Background: The aim of the current study was to elucidate the histology, immunophenotype, and differential diagnosis of diffuse large B-cell lymphoma (DLBCL) with a vague nodular pattern. The heterogeneity of DLBCL is widely acknowledged. T-cell/histiocyte-rich B-cell lymphoma (T/HRBCL) is an uncommon aggressive variant of DLBCL. It has both nodal and extranodal presentation. The diagnosis of T/HRBCL is difficult as it may share several morphological and immunophenotypic similarities to other lymphoid diseases, such as nodular lymphocytic predominance Hodgkin’s lymphoma (NLPHL) and classic Hodgkin’s lymphoma. Thus, histologic subclassification of DLBCL is useful to avoid the risk of treatment failure. Accurate diagnosis therefore requires a careful immunohistochemical analysis.
Patients and methods: A total of 332 cases diagnosed with DLBCL with vague nodularity were reviewed between 2009 and 2012. They were reclassified as DLBCL, T/HRBCL, or NLPHL according to the 2008 WHO classification of lymphoid neoplasms. Immunohistochemical studies were carried out on paraffin-embedded tissue to study the immunophenotype of the large neoplatic cells (CD20, CD15, CD30, EMA, Bcl-2) and the background of non-neoplastic cells (CD3, CD20).
Results: In total, 332 cases diagnosed with DLBCL with vague nodularity were reviewed. Of which 318 (95.7%) cases were diagnosed as DLBCL, whereas 12 (3.6%) were reclassified as T/HRBCL and two (0.6%) were reclassified as NLPHL. There was male predominance (75.0%) among cases of T/HRBCL. Most patients with T/HRBCL were diagnosed at a younger age in comparison with patients with DLBCL, with a mean age of 46.50±14.2 years. Cervical lymph nodes were the most frequently involved lymph node type in both DLBCL (56.6%) or in T/HRBCL (50.0%).
In terms of disease stage, there was a statistically significant difference (P=0.031) between T/HRBCL and DLBCL patients. Most patients [eight (66.7%)] with T/HRBCL presented at an advanced stage. All patients with DLBCL were CD3− and showed a diffuse positive reaction for CD20. However, patients with T/HRBCL showed a positive reaction for CD3 in 80–90% of the reactive cells and showed a positive reaction for CD20 in 10–20% of the large neoplastic cells. In NLPHL cases, lymphocytic and/or histiocytic cells showed positivity for EMA and CD20 and were surrounded by reactive T cells positive for CD3. There was a statistically significant difference between patients with T/HRBCL and DLBCL in the mean Bcl-2 expression (16.3±7.1 and 43.2±18.2, respectively).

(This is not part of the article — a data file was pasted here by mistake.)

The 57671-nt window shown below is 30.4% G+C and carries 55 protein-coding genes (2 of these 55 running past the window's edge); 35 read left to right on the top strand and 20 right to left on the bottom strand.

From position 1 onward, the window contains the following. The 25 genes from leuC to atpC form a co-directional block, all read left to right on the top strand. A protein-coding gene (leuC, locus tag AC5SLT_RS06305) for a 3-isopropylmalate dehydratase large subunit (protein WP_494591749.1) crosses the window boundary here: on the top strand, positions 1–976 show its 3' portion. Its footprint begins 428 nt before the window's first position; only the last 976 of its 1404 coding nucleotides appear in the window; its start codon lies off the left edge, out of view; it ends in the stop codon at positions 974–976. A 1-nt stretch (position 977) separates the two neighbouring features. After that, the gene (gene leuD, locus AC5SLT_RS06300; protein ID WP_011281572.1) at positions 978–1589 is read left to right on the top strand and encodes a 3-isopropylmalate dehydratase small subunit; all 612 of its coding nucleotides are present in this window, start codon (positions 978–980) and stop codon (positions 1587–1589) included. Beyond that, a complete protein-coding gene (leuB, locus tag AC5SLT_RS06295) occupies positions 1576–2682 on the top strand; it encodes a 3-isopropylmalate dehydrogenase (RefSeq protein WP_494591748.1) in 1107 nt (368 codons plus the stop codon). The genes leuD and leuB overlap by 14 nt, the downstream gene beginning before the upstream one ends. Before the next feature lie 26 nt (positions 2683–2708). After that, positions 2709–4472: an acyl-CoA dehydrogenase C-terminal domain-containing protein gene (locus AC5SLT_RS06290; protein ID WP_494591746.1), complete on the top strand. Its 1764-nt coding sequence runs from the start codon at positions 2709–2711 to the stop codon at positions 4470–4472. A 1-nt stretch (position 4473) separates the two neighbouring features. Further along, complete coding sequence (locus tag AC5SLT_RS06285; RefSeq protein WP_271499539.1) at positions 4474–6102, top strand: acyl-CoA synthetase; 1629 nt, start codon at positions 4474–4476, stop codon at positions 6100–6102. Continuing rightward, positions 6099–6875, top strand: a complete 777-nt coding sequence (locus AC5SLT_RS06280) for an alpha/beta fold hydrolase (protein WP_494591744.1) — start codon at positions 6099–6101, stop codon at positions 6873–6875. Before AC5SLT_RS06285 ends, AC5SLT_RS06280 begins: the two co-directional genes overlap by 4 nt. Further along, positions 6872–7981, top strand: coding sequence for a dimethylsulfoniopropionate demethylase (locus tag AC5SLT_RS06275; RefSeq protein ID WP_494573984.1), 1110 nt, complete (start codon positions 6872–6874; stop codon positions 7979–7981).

Conclusion: T/HRBCL is an uncommon clinicopathologic subtype of DLBCL. Careful attention must be paid at the time of diagnosis because it may be confused with other lymphoid neoplasms characterized by a marked host immune reaction such as Hodgkin’s disease (NLPHL). Immunophenotyping analysis is essential in establishing the diagnosis of T/HRBCL in all cases.
aPathology Department, Faculty of Medicine, Mansoura University, Mansoura
bPathology Department, Faculty of Medicine, Al Azhar University, Cairo, Egypt
Correspondence to Eman Y. El-Tanaihy, MD, BCH, Pathology Department, Faculty of Medicine, Mansoura University, 35116 Mansoura, Egypt Tel: +20 122 466 0879; fax: +2050 2248203; e-mail: firstname.lastname@example.org
Received February 5, 2013
Accepted February 20, 2013